A lack of convenient and secure means to store individual household refuse, the pilling up of garbage bags outside locked shipping containers and the easy access to refuse when the unaltered containers are open leads to rodent infestations and problems with stray dogs.

Nomasinla Boki, a resident of 'Island' (situated between a highway and a blocked drainage canal) in Khayelitsha's TR Section, says her daughter Anathi first experienced a rat bite, on the mouth, when she was just six months old.

"She was bitten again when she was one year old… They eat our furniture, and when it is raining they run inside the house. When they walk it's like someone is dragging something inside the house. They even jump on top of our beds when we're asleep and we can’t even see them because we don't have electricity."[6]

When the refuse-collection containers are open, there is also nothing that stops young children from entering the containers. This puts them at risk of gastrointestinal diseases and dangerous contact with rodents and stray dogs. According to MAYCO member JP Smith, in July 2011, there are "at least" 230 000 stray dogs in the Cape Town Metropolitan Area[7].

Refuse collection - the emptying of the containers, is also not ideal. Individual bags are carried out of the containers by hand, which is time consuming and places employees of the solid waste removal companies at unnecessary risk of ill health.

Clearly numerous factors impact on the state of litter, refuse and refuse collection in Cape Town's Informal Settlements - factors that negatively impact on the lived experience and dignity of residents. A solution, although focused would have to consider the contractual responsibilities of current City mandated contractors, improved oversight by city officials, the potential for social audits of services rendered by active citizens, practical and concrete interventions that redefine the relationship people have with their refuse, practical steps that would allow solutions to start with and from a "clean-slate", so to speak, and solutions that residents can take ownership of.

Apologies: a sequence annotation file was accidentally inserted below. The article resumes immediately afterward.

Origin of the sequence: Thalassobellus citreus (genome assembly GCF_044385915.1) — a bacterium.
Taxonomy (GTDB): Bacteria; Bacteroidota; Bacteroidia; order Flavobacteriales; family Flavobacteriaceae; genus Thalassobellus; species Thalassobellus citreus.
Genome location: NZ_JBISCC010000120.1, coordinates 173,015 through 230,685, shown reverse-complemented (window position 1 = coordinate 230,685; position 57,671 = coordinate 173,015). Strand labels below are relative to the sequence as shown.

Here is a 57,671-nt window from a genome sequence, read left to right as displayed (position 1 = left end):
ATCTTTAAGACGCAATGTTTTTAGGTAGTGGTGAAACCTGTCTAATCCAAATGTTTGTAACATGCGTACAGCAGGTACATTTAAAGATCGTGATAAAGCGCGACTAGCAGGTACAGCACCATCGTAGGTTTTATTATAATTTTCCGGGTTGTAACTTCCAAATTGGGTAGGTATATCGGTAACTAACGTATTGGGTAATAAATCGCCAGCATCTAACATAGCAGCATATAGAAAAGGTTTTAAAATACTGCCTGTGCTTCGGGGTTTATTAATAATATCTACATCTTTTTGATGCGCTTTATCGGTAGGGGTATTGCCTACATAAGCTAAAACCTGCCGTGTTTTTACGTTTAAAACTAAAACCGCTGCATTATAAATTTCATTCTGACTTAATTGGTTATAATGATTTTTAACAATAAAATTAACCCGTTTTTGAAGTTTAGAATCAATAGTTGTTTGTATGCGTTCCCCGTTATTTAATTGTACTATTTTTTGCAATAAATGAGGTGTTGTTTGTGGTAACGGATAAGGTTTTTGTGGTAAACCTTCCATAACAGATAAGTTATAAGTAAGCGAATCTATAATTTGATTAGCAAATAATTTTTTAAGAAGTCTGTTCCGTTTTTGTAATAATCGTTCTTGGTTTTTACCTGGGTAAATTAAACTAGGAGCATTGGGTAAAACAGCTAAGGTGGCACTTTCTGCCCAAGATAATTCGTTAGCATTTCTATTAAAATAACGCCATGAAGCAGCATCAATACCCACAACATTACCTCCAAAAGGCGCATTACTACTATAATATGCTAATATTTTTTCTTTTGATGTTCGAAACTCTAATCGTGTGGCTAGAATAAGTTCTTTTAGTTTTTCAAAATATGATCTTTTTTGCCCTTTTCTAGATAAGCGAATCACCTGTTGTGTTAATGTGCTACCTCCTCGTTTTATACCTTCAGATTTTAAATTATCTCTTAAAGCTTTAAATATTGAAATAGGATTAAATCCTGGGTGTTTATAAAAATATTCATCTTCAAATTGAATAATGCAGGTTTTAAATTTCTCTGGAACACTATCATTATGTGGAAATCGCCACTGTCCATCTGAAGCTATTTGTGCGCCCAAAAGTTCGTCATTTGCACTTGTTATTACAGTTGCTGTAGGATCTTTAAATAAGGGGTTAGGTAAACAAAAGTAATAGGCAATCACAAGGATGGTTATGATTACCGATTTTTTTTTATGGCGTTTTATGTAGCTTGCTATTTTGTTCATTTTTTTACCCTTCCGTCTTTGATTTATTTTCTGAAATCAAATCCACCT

[1] (Click here to access)
[2] City of Cape Town. Water Services Development Plan for the City of Cape Town 2011/2012 – 2015/16
[3] City of Cape Town. Water Services Development Plan for the City of Cape Town 2011/2012 – 2015/16
[4] (Click here to access)
[5] Loening, W., Kibel, M. and Reynolds, L., ‘Informal settlements at high risk’, 30 June 2011, accessible at: (Click here to access) or professionals-endorse-sjc-campaign-for-clean-safe-sanitation (Click here to access)
[6] (Click here to access)
[7] (Click here to access)